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(Reference retrieved automatically from Web of Science through information on FAPESP grant and its corresponding number as mentioned in the publication by the authors.)

NMR spectroscopy of wastewater: A review, case study, and future potential

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Anaraki, Maryam Tabatabaei [1] ; Lysak, Daniel H. [1] ; Downey, Katelyn [1] ; Kock, Flavio Vinicius Crizostomo [2, 1] ; You, Xiang [1] ; Majumdar, Rudraksha D. [1, 3] ; Barison, Andersson [1, 4] ; Liao, Luciano Morais [5] ; Ferreira, Antonio Gilberto [2] ; Decker, Venita [6] ; Goerling, Benjamin [6] ; Spraul, Manfred [6] ; Godejohann, Markus [6] ; Helm, Paul A. [7] ; Kleywegt, Sonya [8] ; Jobst, Karl [9] ; Soong, Ronald [1] ; Simpson, Myrna J. [1] ; Simpson, Andre J. [1]
Total Authors: 19
[1] Univ Toronto Scarborough, Environm NMR Ctr, 1265 Mil Trail, Toronto, ON - Canada
[2] Fed Univ Sao Carlos SP UFSCar, Dept Chem, Sao Carlos, SP - Brazil
[3] Synex Med, 2 Bloor St E, Suite 310, Toronto, ON M4W 1A8 - Canada
[4] Univ Fed Parana, NMR Ctr, CP 19081, BR-81530900 Curitiba, PR - Brazil
[5] Univ Fed Goias, Inst Chem, NMR Ctr, BR-74690900 Goiania, Go - Brazil
[6] Bruker Biospin GmbH, Silberstreifen 4, D-76287 Rheinstetten - Germany
[7] Ontario Minist Environm, Environm Monitoring & Reporting Branch, Toronto, ON M9P 3V6 - Canada
[8] Ontario Minist Environm Conservat & Pk, Tech Assessment & Stand Dev Branch, Toronto, ON M4V 1M2 - Canada
[9] Mem Univ Newfoundland, St John, NF A1C 5S7 - Canada
Total Affiliations: 9
Document type: Review article
Web of Science Citations: 0

NMR spectroscopy is arguably the most powerful tool for the study of molecular structures and interactions, and is increasingly being applied to environmental research, such as the study of wastewater. With over 97% of the planet's water being saltwater, and two thirds of freshwater being frozen in the ice caps and glaciers, there is a significant need to maintain and reuse the remaining 1%, which is a precious resource, critical to the sustainability of most life on Earth. Sanitation and reutilization of wastewater is an important method of water conservation, especially in arid regions, making the understanding of wastewater itself, and of its treatment processes, a highly relevant area of environmental research. Here, the benefits, challenges and subtleties of using NMR spectroscopy for the analysis of wastewater are considered. First, the techniques available to overcome the specific challenges arising from the nature of wastewater (which is a complex and dilute matrix), including an examination of sample preparation and NMR techniques (such as solvent suppression), in both the solid and solution states, are discussed. Then, the arsenal of available NMR techniques for both structure elucidation (e.g., heteronuclear, multidimensional NMR, homonuclear scalar coupling-based experiments) and the study of intermolecular interactions (e.g., diffusion, nuclear Overhauser and saturation transfer-based techniques) in wastewater are examined. Examples of wastewater NMR studies from the literature are reviewed and potential areas for future research are identified. Organized by nucleus, this review includes the common heteronuclei (13C, 15N, 19F, 31P, 29Si) as well as other environmentally relevant nuclei and metals such as 27Al, 51V, 207Pb and 113Cd, among others. Further, the potential of additional NMR methods such as comprehensive multiphase NMR, NMR microscopy and hyphenated techniques (for example, LC-SPE-NMR-MS) for advancing the current understanding of wastewater are discussed. In addition, a case study that combines natural abundance (i.e. non-concentrated), targeted and non-targeted NMR to characterize wastewater, along with in vivo based NMR to understand its toxicity, is included. The study demonstrates that, when applied comprehensively, NMR can provide unique insights into not just the structure, but also potential impacts, of wastewater and wastewater treatment processes. Finally, low-field NMR, which holds considerable future potential for on-site wastewater monitoring, is briefly discussed. In summary, NMR spectroscopy is one of the most versatile tools in modern science, with abilities to study all phases (gases, liquids, gels and solids), chemical structures, interactions, interfaces, toxicity and much more. The authors hope this review will inspire more scientists to embrace NMR, given its huge potential for both wastewater analysis in particular and environmental research in general. (c) 2021 Elsevier B.V. All rights reserved. (AU)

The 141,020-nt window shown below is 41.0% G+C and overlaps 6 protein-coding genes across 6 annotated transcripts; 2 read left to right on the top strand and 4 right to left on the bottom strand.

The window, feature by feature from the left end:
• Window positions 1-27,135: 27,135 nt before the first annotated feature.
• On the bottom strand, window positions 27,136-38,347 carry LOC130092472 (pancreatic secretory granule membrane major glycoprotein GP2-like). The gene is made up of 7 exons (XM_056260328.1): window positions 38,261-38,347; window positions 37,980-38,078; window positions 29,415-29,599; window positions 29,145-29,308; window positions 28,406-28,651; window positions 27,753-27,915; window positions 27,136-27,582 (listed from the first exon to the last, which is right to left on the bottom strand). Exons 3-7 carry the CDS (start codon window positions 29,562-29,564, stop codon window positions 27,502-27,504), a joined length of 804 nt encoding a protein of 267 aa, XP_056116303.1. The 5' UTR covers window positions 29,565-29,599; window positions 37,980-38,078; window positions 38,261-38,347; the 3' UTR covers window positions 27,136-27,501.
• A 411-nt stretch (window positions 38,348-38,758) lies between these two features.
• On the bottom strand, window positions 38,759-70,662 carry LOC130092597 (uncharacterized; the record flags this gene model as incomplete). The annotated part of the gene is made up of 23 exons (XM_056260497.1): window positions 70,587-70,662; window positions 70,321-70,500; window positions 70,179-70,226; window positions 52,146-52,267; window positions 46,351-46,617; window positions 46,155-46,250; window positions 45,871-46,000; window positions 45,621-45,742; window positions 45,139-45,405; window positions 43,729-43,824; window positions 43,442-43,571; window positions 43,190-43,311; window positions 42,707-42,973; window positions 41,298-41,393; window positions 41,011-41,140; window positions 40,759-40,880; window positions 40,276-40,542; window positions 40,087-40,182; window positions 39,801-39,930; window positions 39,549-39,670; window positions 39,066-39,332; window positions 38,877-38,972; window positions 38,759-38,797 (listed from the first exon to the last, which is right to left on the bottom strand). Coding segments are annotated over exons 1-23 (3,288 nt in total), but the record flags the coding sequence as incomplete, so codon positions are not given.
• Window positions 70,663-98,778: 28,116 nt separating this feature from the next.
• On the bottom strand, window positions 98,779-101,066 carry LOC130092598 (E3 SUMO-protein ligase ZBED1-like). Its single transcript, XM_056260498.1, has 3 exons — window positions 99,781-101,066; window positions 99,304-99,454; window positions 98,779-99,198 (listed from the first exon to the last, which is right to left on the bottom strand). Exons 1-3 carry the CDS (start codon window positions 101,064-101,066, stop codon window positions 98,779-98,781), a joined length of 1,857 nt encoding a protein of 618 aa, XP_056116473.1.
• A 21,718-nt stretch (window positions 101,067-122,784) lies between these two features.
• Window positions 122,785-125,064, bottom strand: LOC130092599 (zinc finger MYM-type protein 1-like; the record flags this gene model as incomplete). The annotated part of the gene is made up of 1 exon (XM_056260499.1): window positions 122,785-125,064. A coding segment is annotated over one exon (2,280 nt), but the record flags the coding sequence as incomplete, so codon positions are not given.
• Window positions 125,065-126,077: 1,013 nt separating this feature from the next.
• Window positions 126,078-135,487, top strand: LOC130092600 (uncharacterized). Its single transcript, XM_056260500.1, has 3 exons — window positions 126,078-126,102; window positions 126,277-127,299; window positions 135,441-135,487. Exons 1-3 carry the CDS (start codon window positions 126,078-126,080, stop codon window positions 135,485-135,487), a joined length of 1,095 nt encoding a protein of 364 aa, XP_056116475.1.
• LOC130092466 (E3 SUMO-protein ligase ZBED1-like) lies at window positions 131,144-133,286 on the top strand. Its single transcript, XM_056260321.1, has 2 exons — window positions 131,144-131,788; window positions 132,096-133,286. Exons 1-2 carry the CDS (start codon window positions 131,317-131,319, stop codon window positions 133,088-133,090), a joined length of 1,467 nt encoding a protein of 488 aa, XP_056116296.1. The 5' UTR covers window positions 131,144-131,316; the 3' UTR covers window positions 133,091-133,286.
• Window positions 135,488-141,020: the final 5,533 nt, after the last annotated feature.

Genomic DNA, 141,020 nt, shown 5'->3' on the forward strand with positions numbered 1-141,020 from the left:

FAPESP's process: 18/16040-5 - Biorational control of Pest-Insect
Grantee:Flavio Vinicius Crizostomo Kock
Support Opportunities: Scholarships in Brazil - Post-Doctoral
FAPESP's process: 19/14770-9 - Study of binding interactions between agrochemicals towards organic matters and small living organisms by advanced NMR approaches
Grantee:Flavio Vinicius Crizostomo Kock
Support Opportunities: Scholarships abroad - Research Internship - Post-doctor